High performance coprocessor boards of the 80s and 90s - was Re: SGI ONYX

Paul Berger phb.hfx at gmail.com
Thu Apr 21 18:11:37 CDT 2016

On 2016-04-21 7:29 PM, Dave Wade wrote:
>> -----Original Message-----
>> From: cctalk [mailto:cctalk-bounces at classiccmp.org] On Behalf Of Guy
>> Sotomayor
>> Sent: 21 April 2016 22:39
>> To: General Discussion: On-Topic and Off-Topic Posts <cctalk at classiccmp.org>
>> Subject: Re: High performance coprocessor boards of the 80s and 90s - was Re:
>>> On Apr 21, 2016, at 2:35 PM, Josh Dersch <derschjo at gmail.com> wrote:
>>> On Thu, Apr 21, 2016 at 2:34 PM, Ali <cctalk at ibm51xx.net> wrote:
>>>>> Actually, the first one was called XT/370 because it plugged into an
>>>>> XT!
>>>>> Then came AT/370.  Those were obviously ISA boards.  Then came some
>>>>> variants that were microchannel.  The final iterations were PCI based.
>>>> Guy,
>>>> I am not sure about the other systems but my understanding of the
>>>> XT/370 and AT/370 was that they were glorified terminals i.e. instead
>>>> of having a terminal and a PC on your desk you could have it all in one. Is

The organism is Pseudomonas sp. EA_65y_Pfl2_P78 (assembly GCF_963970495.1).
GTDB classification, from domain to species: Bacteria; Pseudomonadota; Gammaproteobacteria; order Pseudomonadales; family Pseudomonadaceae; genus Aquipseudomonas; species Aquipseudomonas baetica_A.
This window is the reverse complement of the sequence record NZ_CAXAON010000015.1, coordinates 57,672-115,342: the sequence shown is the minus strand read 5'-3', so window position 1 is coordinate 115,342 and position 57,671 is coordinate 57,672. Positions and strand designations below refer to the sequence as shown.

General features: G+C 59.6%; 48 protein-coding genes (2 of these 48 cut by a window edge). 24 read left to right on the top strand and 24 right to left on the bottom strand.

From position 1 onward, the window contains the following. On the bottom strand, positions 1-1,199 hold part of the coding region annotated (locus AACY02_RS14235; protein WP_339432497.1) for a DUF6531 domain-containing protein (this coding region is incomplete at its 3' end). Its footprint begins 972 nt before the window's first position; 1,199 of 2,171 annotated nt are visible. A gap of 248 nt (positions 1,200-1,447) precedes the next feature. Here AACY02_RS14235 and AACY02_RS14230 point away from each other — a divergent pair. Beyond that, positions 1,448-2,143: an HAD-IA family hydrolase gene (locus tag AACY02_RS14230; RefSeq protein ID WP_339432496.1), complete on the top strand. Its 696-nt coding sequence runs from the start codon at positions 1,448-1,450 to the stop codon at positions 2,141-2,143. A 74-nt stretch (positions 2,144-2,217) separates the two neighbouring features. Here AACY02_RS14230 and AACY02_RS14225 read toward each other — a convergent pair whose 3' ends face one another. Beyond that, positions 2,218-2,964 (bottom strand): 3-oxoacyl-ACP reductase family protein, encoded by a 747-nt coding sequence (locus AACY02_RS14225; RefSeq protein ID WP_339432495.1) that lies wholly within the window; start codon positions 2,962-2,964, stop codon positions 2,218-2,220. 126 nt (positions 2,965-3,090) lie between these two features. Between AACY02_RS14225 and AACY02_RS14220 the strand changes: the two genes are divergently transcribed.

>> this wrong?
>>> I think you're thinking of the 3270 PC  and 3270 AT, which was pretty
>>> much what you described here…
>> The XT/370 and AT/370 had coprocessor boards that allowed 370 code (and a
>> heavily modified version of VM/370) to be run on the machine itself.  They
>> were
> I don't think the CMS was "heavily" modified, modified certainly, but heavily modified I don't think so...
>> *not* just glorified terminals.  ;-)
>> TTFN - Guy
The CMS probably was not modified much but the VM underneath it was.  
CMS is just the single user client OS that is commonly what people see 
when they log onto "VM".  But VM is really a virtualisation manager  
that can run a number of guest operating systems, but in the case of the 
XT and AT 370 it seems to me it only supported  a single CMS session.


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